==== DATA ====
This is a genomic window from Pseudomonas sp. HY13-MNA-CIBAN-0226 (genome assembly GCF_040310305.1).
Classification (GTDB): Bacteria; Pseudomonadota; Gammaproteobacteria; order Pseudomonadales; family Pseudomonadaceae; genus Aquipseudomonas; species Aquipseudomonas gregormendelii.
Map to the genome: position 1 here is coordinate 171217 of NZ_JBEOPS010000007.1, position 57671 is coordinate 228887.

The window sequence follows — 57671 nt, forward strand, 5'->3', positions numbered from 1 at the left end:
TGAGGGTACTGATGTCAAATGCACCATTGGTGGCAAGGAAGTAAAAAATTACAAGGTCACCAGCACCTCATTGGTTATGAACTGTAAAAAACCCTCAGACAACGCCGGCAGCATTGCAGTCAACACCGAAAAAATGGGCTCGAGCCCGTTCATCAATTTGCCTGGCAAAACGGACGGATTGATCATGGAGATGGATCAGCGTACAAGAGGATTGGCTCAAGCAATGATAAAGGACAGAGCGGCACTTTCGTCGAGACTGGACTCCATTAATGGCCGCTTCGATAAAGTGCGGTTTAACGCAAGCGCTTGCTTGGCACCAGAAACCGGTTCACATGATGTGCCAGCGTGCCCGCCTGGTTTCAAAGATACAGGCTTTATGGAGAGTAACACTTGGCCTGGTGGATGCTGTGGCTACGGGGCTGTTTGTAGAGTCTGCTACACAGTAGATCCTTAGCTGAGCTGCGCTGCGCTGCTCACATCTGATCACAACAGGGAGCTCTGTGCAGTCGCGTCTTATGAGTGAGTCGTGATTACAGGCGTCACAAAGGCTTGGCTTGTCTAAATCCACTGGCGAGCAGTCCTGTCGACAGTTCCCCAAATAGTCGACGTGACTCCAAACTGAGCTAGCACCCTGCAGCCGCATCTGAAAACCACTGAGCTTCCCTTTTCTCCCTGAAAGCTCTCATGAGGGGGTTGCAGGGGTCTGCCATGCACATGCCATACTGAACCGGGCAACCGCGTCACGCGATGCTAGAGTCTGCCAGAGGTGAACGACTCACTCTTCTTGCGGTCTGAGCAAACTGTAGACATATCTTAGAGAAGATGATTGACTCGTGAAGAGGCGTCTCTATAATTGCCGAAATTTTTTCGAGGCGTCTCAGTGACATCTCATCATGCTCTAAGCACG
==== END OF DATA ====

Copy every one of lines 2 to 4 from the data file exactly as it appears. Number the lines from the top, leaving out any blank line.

Classification (GTDB): Bacteria; Pseudomonadota; Gammaproteobacteria; order Pseudomonadales; family Pseudomonadaceae; genus Aquipseudomonas; species Aquipseudomonas gregormendelii.
Map to the genome: position 1 here is coordinate 171217 of NZ_JBEOPS010000007.1, position 57671 is coordinate 228887.

The window sequence follows — 57671 nt, forward strand, 5'->3', positions numbered from 1 at the left end: